Pretoria Committed to Closing


The South African government is to move to ensure local banks
cannot launder UNITA diamond money.

IRIN/Johannesburg Mail & Guardian
October 27, 1999

The South African government is working on legislation to provide greater oversight of a traditionally secretive banking industry, say sources close to the United Nations Panel of Experts on Angola Sanctions.

In a briefing to Parliament on Friday, the chairman of the UN panel of experts, Andreas Mollander, said his team is investigating allegations that banks in several countries - including South Africa - have been involved in laundering money made by Angolan Unita rebels from illegal diamond sales.

"New legislation is being drafted [on money laundering], the government at the moment doesn't have all the tools to act more effectively," one source said this week. "If we could have a success story in South Africa to close some sanctions loopholes it would have a significant impact in Angola."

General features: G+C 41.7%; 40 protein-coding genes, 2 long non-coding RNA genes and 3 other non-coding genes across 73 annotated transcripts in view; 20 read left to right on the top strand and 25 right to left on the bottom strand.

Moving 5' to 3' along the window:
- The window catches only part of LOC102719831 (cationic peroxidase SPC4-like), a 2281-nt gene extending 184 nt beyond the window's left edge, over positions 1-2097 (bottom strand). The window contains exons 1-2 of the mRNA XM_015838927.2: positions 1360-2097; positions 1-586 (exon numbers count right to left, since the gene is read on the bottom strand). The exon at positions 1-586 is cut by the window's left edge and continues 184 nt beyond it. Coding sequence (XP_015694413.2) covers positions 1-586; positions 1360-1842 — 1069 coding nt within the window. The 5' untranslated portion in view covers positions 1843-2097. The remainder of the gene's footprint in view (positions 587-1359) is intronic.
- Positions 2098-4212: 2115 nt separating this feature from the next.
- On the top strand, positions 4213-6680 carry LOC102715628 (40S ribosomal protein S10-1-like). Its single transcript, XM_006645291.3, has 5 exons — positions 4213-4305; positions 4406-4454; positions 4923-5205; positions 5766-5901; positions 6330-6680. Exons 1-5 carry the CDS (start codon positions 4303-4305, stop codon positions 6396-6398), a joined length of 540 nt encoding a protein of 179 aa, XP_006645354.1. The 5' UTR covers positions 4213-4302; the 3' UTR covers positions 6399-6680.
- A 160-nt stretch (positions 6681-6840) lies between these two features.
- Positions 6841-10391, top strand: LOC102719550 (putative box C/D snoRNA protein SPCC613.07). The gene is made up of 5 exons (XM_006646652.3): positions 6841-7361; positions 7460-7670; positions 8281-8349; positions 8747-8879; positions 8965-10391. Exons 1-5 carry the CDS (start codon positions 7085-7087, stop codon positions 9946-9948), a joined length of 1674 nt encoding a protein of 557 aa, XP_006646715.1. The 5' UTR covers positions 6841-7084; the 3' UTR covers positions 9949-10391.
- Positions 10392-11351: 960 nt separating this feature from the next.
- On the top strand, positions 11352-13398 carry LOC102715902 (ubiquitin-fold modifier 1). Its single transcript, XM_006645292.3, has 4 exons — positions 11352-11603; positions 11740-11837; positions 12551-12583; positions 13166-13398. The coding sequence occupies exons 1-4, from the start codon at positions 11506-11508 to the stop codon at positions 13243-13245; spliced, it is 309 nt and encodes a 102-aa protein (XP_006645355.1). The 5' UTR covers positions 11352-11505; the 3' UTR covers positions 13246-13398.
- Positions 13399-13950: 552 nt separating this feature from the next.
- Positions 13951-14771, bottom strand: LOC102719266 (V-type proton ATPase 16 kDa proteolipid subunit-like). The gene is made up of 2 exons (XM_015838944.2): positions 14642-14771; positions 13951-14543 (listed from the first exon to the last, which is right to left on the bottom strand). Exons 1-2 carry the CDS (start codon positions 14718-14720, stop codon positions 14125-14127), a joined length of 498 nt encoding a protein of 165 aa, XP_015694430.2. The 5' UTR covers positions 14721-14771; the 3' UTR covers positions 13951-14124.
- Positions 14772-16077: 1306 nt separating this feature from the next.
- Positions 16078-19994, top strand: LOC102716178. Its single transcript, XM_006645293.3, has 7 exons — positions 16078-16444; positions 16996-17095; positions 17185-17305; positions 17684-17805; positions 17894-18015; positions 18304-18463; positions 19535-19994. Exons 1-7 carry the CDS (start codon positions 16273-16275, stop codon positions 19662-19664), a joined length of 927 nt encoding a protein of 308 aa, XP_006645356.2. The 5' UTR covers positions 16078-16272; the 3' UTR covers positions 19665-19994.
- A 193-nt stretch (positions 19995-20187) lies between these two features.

The UN panel, in South Africa as part of a regional tour to investigate reports of sanctions-busting, has held a series of meetings with the government, the Reserve Bank, the state-owned weapons manufacturer Denel and security experts. A South African foreign ministry spokesman said on Tuesday that the government has assured the team of its commitment to sanctions policy, and "promised to keep working" with the Angola sanctions committee headed by Canadian ambassador Robert Fowler.

UN Security Council sanctions against Unita include arms and military assistance, petroleum products, diamond exports, the movement of Unita funds and travel restrictions on senior rebel officials.

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